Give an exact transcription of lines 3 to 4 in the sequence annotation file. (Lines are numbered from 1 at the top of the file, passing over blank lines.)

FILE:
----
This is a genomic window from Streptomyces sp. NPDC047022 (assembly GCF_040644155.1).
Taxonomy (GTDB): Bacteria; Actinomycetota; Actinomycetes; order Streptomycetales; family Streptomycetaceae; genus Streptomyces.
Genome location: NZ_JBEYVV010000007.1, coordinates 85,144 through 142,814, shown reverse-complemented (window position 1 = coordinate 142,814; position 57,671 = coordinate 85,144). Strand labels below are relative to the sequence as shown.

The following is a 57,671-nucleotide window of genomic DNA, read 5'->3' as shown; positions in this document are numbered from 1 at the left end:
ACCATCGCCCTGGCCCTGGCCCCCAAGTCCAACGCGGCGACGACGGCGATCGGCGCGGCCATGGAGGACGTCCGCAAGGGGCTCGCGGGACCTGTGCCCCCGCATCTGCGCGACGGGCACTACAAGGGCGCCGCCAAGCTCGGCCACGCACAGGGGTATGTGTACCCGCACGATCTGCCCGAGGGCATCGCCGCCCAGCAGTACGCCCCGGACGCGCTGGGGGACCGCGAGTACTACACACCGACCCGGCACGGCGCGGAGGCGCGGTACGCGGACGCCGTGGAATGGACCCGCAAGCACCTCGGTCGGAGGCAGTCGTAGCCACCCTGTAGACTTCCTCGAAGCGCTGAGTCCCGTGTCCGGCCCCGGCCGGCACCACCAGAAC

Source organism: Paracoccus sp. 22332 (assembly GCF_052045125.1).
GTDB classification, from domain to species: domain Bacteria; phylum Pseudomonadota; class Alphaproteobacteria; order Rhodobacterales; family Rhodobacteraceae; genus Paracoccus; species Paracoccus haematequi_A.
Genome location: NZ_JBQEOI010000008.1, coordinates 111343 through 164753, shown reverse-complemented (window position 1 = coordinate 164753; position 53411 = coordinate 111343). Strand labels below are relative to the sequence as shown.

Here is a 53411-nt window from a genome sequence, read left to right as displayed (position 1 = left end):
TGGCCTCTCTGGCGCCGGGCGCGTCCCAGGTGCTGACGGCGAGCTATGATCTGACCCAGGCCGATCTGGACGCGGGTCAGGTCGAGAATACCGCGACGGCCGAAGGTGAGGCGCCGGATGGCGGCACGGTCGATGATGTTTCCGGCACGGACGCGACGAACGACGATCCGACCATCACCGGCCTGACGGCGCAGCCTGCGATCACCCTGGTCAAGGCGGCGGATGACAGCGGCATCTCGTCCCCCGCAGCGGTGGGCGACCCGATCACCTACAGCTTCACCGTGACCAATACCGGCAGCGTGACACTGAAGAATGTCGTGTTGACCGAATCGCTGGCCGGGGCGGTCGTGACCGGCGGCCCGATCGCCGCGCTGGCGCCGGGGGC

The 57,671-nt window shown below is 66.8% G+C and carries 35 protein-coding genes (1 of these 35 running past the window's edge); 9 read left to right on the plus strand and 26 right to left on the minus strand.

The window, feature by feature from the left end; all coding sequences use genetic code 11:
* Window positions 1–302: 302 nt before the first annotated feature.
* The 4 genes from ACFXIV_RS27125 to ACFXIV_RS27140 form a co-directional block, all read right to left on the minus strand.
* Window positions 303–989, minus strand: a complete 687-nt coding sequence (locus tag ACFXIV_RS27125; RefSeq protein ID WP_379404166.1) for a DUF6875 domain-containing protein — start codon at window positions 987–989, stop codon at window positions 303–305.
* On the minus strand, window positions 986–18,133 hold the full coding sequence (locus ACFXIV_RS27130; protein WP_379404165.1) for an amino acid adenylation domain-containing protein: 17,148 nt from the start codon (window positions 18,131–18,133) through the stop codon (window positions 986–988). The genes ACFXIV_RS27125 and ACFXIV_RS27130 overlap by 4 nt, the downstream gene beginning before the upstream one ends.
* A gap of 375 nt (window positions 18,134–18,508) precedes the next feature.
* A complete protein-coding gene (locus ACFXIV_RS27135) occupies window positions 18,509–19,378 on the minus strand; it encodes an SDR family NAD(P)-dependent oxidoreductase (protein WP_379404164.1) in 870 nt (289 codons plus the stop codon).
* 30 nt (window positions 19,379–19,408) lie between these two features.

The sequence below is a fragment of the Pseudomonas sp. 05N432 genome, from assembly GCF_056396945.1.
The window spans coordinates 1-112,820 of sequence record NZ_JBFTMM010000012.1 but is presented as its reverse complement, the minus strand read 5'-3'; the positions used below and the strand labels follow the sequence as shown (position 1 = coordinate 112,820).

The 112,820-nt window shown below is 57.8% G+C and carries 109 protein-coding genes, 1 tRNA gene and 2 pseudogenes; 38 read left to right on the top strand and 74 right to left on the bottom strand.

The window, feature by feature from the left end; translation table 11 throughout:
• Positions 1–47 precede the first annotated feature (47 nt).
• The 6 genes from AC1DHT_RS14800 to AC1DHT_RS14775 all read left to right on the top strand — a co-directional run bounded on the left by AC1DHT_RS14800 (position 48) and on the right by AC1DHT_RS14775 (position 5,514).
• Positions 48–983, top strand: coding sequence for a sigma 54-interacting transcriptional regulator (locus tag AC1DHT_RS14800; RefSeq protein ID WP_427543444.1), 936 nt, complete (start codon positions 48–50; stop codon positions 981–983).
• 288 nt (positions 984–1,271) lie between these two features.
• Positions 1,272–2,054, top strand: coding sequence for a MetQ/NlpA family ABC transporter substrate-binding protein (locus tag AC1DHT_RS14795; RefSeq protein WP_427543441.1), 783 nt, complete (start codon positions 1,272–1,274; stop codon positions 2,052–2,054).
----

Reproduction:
Genome location: NZ_JBEYVV010000007.1, coordinates 85,144 through 142,814, shown reverse-complemented (window position 1 = coordinate 142,814; position 57,671 = coordinate 85,144). Strand labels below are relative to the sequence as shown.

The following is a 57,671-nucleotide window of genomic DNA, read 5'->3' as shown; positions in this document are numbered from 1 at the left end: